By josie 

January 30th, 2023


Wildlife in

Let's take little trip and explore the wildlife:

This amount is equal to 15% of the national terrain and brims with beautiful wildlife.

With 24 national parks, more than 1.5 million hectares of land in Italy is protected.

1. Italian Wolf

Italian wolf, also known as the Apennine wolf, is a subspecies of grey wolf native to the Italian Peninsula

The Apennine wolf is the national animal of Italy.

At one stage they risked extinction, but have since made a comeback thanks to conservation efforts.

2. Marsicun Brown Bear

The Marsicun brown bear, or Apennine brown bear, is a subspecies of the Eurasian brown bear.

Sadly, it's critically endangered and its range is restricted the Parco Nazionale d’Abruzzo.

3. Sardinian Long-Eared Bat

The Sardinian long-eared bat is a species of bat endemic to Sardinia, Italy.

This species was discovered recently in 2002 in the caves of central Sardinia.

It is the sole surviving endemic mammal to the Sardinia Island, but is currently a vulnerable species.

4. Corsican Hare

This hare is found in maquis shrubland, grassland, cultivated areas and dunes.

It is common and widespread on Sicily where it occurs from sea-level up to 2400 metres on Mount Etna.

The best places to look are open grassy or arable fields, particularly near to woodland fringes or decent hedgerows.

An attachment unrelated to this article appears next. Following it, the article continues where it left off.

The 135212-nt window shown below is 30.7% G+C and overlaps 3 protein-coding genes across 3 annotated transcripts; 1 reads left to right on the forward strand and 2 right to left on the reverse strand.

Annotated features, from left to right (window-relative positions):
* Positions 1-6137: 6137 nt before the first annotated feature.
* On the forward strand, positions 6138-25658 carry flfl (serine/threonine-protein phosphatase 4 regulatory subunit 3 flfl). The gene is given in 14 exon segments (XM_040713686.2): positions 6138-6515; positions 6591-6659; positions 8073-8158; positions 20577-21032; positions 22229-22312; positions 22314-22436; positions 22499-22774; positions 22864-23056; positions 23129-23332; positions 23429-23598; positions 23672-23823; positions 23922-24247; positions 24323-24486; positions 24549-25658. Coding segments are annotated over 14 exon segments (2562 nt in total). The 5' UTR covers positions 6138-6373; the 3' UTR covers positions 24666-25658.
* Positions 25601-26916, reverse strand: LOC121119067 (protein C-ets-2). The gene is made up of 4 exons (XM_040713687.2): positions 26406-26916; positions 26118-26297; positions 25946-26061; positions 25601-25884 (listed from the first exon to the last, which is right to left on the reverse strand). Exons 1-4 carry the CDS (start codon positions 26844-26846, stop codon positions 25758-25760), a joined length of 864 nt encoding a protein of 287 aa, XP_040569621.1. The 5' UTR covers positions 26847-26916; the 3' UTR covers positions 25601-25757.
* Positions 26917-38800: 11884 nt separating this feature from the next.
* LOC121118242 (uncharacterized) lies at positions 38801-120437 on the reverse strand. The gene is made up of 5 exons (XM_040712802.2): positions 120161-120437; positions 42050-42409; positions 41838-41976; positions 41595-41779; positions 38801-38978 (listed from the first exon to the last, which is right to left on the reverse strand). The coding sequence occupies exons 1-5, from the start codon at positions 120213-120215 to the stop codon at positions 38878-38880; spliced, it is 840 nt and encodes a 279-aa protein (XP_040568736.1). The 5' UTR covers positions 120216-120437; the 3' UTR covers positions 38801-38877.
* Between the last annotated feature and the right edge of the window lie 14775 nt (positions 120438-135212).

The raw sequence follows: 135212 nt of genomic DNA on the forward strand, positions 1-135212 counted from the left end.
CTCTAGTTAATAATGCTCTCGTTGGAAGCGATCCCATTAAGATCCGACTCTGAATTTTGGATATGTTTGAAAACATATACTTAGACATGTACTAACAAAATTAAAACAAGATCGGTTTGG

5. Lynx

The Eurasian lynx is the third largest predator in Europe after the brown bear and the wolf, and the largest of the lynx species.

Almost 100 years after it was declared extinct in central Italy, the lynx is believed to have returned.

6. Ibex

These hoofed and horned animals form part of several species of wild mountain goat (genus Capra.)

They can be distinguished by the male’s large recurved horns, which are notably ridged in front.

7. Corsican Red Deer

This is a subspecies of the red deer, endemic to the Mediterranean islands of Sardinia and Corsica.

Their antlers are slightly smaller than those belonging to a typical red deer

The best time to see them is between August-November as this is the mating season.

Named for the golden hue on their head and neck feathers, Golden Eagles are large, powerful birds capable of fast flight.

In Italy, the Golden Eagle occupies alpine and subalpine habitats, as well as hills and sometimes lowland areas

8. Golden Eagle

9. Wild Boar

According to the figures released by Coldiretti, in the last ten years the number of wild boars in Italy has increased to 2 million.

The province of Genoa is among the areas most densely populated by wild boar in Italy, with an estimated 25 boar per 10 square miles.

10. Mediterranean Monk Seal

The Mediterranean monk seal population is estimated less than 700 in the world.

The Mediterranean monk seals are most common around Foca near Izmir, on the Aegean coast.

Has this has spiked your interest for a little adventure to Italy?

Swipe up to learn more about the national parks where you can see these beautiful animals!